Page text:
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A system that provides rights to all workers across a given sector, not just everyone at one worksite or one franchise, solves these problems. The many democracies that already have such a system have far greater collective bargaining coverage than the United States does. Not surprisingly, researchers have found that broad, sector-wide collective bargaining coverage tends to reduce economic inequality.

Sectoral bargaining is particularly effective at raising wages and benefits in industries that are highly fissured, and ones with high numbers of independent contractors. In the US, those are the industries in which women, people of color, and immigrants are disproportionately represented — yet another reason why this system would promote deeper social equality.

A consensus is building for such a system here in the US. Clean Slate for Worker Power, a coalition of more than 80 participants from labor, academia, and nonprofits, convened out of Harvard Law School’s Labor and Worklife Program, today released a set of sweeping recommendations to fundamentally rewrite US labor laws. The report calls for sectoral bargaining, as well as other proposals that would help shift the balance of power in this country back into the hands of working people like Cierra.

Why push for such reform now? We can’t afford to wait. Our country is suffering from staggering economic inequality, in large part because of the decline of the labor movement. Unions redistribute wealth — from owners to workers, from rich to poor. Their decline explains why we now lack a check on concentrated economic power. It also explains much of the current crisis of political inequality. As wealth gets more and more concentrated, elites build greater and greater political power; they translate that into favorable policies that make them even richer.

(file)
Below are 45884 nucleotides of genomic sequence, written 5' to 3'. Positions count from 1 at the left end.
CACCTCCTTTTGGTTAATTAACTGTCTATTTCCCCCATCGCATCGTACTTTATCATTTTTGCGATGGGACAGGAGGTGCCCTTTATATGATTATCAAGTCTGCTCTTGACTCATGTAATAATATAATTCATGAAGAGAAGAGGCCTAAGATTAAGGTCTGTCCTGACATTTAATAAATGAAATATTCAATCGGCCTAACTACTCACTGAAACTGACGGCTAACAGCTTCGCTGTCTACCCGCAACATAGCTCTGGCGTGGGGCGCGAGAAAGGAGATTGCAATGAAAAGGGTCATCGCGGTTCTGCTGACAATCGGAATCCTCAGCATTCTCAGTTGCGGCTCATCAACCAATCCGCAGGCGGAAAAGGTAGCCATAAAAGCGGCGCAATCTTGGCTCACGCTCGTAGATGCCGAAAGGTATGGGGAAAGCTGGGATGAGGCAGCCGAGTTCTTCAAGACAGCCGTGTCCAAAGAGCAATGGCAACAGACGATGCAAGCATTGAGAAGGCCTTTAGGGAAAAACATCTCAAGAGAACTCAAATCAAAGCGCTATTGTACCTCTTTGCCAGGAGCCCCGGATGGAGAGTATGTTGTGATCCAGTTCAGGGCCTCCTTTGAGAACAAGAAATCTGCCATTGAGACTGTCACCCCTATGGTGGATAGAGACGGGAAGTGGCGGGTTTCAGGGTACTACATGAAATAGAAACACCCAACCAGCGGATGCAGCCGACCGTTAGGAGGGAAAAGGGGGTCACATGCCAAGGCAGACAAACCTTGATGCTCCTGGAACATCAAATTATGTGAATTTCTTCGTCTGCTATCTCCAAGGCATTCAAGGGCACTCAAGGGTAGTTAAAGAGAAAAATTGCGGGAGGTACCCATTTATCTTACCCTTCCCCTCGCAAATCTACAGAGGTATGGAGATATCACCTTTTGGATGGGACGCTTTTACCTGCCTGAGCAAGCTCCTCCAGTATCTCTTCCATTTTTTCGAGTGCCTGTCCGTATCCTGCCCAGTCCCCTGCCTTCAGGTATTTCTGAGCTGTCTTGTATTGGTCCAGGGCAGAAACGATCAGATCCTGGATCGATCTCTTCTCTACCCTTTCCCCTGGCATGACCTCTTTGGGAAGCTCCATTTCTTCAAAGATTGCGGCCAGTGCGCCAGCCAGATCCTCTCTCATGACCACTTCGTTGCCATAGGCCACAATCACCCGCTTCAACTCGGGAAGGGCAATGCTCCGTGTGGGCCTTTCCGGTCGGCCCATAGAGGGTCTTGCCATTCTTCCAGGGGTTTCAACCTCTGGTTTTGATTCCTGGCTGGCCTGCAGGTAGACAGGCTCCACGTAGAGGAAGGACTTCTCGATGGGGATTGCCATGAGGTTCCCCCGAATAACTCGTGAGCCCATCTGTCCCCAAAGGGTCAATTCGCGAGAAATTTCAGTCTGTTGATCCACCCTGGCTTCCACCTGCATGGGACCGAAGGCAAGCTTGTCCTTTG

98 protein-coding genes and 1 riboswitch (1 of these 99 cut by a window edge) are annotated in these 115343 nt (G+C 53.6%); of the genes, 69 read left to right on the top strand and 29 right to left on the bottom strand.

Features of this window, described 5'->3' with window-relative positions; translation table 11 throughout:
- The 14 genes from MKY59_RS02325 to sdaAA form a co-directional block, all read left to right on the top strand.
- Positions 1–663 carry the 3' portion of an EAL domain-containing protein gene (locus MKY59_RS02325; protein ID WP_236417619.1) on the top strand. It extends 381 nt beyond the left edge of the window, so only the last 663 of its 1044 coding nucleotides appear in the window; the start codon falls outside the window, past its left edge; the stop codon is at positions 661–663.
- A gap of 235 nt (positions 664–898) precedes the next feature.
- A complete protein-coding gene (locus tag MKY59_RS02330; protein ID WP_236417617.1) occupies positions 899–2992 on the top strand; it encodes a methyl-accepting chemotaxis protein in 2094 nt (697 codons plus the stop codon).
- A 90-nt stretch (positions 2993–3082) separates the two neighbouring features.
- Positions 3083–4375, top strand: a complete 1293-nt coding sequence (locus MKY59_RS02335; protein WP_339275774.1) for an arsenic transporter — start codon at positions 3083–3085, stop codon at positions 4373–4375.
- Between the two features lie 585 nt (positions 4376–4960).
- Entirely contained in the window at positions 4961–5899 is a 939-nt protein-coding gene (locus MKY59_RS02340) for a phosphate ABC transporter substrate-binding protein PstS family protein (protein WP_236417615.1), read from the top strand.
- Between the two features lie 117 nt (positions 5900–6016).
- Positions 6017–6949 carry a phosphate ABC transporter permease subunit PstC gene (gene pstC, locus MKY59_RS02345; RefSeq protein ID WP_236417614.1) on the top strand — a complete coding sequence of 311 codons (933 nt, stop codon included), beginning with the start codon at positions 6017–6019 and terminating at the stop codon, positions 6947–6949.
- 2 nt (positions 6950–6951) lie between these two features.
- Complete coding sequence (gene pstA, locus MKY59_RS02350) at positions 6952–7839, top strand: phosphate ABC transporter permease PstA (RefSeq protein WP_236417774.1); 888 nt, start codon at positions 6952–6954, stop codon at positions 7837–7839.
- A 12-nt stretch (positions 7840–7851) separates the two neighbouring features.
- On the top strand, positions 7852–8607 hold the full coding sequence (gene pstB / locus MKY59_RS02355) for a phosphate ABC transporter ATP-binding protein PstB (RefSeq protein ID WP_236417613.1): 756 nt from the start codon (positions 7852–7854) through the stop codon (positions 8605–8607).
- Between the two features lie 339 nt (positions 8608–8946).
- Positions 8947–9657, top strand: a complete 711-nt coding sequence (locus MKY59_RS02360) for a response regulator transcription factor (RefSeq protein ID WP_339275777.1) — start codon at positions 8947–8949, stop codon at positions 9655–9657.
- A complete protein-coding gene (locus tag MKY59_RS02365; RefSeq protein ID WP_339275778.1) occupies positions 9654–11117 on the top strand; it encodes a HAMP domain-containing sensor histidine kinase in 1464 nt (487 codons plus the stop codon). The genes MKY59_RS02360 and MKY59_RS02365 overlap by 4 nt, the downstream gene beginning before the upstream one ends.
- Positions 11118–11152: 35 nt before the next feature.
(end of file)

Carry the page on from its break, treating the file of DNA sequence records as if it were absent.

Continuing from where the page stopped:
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When unions were strong, they not only helped limit the concentration of wealth, they also engaged millions of everyday people in the political process; that in turn helped ensure the government was responsive to the needs and desires of low-income and middle-class people. The decline means working people have lost their most effective voice in our democracy. And it explains the mounting problems in working people’s everyday lives — not just low wages, but unpredictable schedules, dangerous working conditions, and too many employers who fail to treat their workers with dignity and respect.

History shows us that when workers join together and form their own organizations, they’re able to counter the power of corporations, with game-changing results for our economy and society. Our legal system must enable working people to build those organizations and use them effectively. The time has come for a system of bargaining for all.


Kate Andrias is a law professor at the University of Michigan Law School.